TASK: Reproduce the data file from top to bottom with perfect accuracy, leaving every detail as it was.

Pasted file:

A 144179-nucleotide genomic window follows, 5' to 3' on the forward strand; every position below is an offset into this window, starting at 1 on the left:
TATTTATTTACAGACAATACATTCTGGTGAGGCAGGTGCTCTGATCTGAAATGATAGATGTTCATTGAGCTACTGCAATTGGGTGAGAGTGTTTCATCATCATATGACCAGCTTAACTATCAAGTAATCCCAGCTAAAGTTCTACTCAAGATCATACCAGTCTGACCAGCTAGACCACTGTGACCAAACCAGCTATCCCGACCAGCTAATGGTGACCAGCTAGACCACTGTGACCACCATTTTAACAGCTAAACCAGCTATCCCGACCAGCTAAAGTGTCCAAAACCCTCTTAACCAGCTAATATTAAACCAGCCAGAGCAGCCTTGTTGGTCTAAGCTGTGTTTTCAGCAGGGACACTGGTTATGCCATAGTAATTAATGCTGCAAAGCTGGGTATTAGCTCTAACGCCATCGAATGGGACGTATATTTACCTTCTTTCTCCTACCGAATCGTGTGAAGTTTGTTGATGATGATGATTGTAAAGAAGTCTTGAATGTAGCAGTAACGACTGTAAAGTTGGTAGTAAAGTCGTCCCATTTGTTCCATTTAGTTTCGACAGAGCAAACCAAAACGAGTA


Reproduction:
A 144179-nucleotide genomic window follows, 5' to 3' on the forward strand; every position below is an offset into this window, starting at 1 on the left:
TATTTATTTACAGACAATACATTCTGGTGAGGCAGGTGCTCTGATCTGAAATGATAGATGTTCATTGAGCTACTGCAATTGGGTGAGAGTGTTTCATCATCATATGACCAGCTTAACTATCAAGTAATCCCAGCTAAAGTTCTACTCAAGATCATACCAGTCTGACCAGCTAGACCACTGTGACCAAACCAGCTATCCCGACCAGCTAATGGTGACCAGCTAGACCACTGTGACCACCATTTTAACAGCTAAACCAGCTATCCCGACCAGCTAAAGTGTCCAAAACCCTCTTAACCAGCTAATATTAAACCAGCCAGAGCAGCCTTGTTGGTCTAAGCTGTGTTTTCAGCAGGGACACTGGTTATGCCATAGTAATTAATGCTGCAAAGCTGGGTATTAGCTCTAACGCCATCGAATGGGACGTATATTTACCTTCTTTCTCCTACCGAATCGTGTGAAGTTTGTTGATGATGATGATTGTAAAGAAGTCTTGAATGTAGCAGTAACGACTGTAAAGTTGGTAGTAAAGTCGTCCCATTTGTTCCATTTAGTTTCGACAGAGCAAACCAAAACGAGTA